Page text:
Aquaculture for all

Stricter Sturgeon Controls Needed

Sustainability Economics Politics +4 more

VIET NAM - The combined efforts of agencies are required to prevent the illegal import of sturgeon and to protect local farmers and ensure public health, it was announced at a workshop.

Viet Nam News reports that the call was made by representatives from fishery associations, aquaculture research institutes and businesses in response to the increasing volume of illegally imported sturgeon flooding the market.

According to estimates by the Viet Nam Sturgeon Corporation, up to 15 tonnes (equivalent to 5,000 tonnes per year) of sturgeon are illegally brought into Viet Nam daily.

Meanwhile, local businesses are able to supply 1,000 tonnes of sturgeon annually, meeting around 20 per cent of consumer demand.

Chairman of the Viet Nam Cold Water Fish Association, Tran Van Hao, emphasised the need to increase border controls and trace the origin of sturgeon imported into the country.

Raising public awareness about finding high-quality products with proven origin was also important, Mr Hao said, adding that if no measures were taken, the country's sturgeon farming industry would gradually break down, affecting thousands of labourers.

Tran Cao Muu, Secretary General of the Viet Nam Fisheries Society, said authorised agencies should increase inspections and management of sturgeon in the markets, while strengthening quarantines for fresh products at international airports.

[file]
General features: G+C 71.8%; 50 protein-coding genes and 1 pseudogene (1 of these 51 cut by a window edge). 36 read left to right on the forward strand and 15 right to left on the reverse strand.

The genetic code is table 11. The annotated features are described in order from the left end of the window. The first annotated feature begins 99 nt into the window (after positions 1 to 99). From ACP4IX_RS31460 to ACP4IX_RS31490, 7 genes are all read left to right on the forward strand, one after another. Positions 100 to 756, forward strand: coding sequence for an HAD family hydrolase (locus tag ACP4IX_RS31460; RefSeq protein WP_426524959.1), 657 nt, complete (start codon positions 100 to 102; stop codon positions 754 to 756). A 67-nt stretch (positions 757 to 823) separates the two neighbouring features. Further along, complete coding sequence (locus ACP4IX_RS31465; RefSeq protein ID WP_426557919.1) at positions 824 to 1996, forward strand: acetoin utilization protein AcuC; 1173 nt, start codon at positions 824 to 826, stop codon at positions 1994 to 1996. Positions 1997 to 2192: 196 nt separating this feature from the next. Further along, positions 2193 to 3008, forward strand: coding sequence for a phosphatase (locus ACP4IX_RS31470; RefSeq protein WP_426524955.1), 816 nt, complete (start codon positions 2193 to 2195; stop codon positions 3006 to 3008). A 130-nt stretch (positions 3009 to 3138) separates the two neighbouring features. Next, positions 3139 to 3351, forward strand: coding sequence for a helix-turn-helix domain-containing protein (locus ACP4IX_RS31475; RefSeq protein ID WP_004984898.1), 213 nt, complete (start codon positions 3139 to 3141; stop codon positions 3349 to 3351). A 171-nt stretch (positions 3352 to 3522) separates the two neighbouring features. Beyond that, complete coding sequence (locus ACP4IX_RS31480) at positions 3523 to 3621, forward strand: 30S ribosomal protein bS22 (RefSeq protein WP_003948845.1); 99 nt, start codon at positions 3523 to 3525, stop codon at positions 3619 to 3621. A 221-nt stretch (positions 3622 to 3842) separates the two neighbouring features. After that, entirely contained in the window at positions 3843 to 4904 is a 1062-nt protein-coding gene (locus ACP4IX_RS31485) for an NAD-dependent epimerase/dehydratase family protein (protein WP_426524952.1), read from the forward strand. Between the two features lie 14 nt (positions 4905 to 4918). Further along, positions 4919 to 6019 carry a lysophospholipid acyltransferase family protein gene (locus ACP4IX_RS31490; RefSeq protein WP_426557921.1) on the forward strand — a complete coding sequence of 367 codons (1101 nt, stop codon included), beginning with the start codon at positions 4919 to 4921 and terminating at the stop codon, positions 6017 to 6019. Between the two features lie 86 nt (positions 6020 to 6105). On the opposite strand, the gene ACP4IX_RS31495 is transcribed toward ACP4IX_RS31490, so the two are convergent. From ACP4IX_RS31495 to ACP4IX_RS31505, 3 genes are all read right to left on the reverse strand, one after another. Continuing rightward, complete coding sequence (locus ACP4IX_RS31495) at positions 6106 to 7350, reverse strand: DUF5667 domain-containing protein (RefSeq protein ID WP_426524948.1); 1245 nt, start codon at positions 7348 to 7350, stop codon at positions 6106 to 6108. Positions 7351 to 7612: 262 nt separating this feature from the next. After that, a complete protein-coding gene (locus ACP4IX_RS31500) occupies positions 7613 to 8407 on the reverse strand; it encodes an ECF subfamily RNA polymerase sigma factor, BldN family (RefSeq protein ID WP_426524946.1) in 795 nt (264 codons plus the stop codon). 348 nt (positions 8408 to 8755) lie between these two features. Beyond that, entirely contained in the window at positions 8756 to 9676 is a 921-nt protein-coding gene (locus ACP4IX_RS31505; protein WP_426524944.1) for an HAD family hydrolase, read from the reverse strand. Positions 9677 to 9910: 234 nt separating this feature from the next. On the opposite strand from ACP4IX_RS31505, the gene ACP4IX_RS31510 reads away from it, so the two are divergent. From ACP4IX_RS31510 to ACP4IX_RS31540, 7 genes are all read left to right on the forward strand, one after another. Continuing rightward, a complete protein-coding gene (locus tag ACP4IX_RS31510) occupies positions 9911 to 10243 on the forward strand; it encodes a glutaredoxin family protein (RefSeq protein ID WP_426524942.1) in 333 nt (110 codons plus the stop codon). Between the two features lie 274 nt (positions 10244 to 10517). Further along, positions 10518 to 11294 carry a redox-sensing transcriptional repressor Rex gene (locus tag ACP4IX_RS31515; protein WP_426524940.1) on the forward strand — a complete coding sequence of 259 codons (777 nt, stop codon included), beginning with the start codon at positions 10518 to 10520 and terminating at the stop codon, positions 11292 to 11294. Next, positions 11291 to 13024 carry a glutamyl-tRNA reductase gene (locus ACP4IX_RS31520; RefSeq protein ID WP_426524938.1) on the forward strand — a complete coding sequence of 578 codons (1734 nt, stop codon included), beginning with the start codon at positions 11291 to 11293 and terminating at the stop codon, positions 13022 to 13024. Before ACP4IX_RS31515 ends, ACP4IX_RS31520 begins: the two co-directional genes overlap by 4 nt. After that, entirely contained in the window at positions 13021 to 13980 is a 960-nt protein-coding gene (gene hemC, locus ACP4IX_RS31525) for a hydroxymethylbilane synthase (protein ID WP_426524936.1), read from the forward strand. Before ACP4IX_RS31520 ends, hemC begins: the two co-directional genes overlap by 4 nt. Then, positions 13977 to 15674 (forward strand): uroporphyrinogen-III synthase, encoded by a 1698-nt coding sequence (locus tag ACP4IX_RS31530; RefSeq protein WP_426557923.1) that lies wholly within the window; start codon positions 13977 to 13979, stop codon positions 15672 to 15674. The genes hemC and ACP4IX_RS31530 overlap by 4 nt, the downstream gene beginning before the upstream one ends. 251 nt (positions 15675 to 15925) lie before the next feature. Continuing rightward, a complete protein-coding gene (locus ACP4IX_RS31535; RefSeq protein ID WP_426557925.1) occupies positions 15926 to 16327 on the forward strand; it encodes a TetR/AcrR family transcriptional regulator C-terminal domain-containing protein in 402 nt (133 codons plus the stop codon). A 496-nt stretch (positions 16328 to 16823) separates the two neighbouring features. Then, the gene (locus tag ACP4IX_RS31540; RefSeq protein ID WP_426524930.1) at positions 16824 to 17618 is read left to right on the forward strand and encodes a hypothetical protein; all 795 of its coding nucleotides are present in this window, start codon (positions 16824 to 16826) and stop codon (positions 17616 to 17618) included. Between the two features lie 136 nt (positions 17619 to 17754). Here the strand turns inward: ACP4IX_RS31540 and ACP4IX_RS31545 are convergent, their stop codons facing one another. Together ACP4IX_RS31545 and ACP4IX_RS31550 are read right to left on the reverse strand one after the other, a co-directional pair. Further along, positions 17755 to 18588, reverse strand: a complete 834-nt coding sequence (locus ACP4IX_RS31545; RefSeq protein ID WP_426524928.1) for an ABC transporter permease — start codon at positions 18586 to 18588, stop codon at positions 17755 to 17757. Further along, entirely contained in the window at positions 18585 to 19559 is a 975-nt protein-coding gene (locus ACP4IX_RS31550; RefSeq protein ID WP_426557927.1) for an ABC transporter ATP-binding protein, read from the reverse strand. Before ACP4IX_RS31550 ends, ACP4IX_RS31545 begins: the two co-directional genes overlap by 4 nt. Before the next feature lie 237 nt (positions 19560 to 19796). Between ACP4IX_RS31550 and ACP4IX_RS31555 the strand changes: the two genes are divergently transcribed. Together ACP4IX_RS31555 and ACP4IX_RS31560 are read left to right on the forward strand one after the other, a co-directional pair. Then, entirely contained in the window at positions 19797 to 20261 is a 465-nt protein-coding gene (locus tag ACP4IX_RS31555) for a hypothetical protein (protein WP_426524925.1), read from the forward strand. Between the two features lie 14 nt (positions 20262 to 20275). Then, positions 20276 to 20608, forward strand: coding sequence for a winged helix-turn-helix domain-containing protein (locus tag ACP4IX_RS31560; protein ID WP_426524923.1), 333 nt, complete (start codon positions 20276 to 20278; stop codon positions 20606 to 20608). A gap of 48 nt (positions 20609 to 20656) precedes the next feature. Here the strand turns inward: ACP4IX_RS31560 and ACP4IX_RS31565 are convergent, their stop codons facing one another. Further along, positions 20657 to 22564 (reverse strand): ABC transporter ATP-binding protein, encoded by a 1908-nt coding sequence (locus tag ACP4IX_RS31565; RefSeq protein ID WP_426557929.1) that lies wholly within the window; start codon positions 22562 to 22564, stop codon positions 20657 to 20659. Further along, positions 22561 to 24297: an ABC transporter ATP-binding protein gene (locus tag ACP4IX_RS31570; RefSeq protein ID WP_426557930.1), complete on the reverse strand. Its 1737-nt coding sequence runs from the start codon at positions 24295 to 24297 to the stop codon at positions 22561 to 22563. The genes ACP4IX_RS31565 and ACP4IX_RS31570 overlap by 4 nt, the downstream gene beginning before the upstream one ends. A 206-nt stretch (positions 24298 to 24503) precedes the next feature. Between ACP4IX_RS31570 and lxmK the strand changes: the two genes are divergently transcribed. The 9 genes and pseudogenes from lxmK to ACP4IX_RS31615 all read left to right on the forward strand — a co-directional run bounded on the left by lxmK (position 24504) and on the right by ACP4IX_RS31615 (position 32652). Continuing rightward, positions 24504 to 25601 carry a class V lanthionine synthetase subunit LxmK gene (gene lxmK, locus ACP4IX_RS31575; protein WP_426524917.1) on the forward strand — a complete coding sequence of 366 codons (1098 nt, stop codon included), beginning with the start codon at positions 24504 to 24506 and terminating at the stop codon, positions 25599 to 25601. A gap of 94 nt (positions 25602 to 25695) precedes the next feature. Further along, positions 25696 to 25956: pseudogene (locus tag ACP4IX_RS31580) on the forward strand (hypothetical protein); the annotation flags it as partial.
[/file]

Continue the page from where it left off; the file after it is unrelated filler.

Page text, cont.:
Deputy Minister of Agriculture and Rural Development Nguyen Thi Xuan Thu said that the ministry had asked the Animal Health Department to tighten control over the transport of the fish and destroy all products without clear origin.

She pledged that stricter management would be enforced at local sturgeon-raising farms, particularly along border areas, to prevent them from becoming "transit stations" for illegally imported fish.

The National Agro-forestry-fisheries Quality Assurance Department had taken samples of the fish imported from China and would soon publicise the test results, Thu said.

The ministry has proposed that the Ministry of Public Security help investigate and strictly punish local farmers found working with Chinese businessmen to localise Chinese sturgeon before entering Vietnamese markets.

Chinese sturgeon are sold at a price of VND70,000 (over US$3) per kg while Vietnamese sturgeon cost three times the amount.

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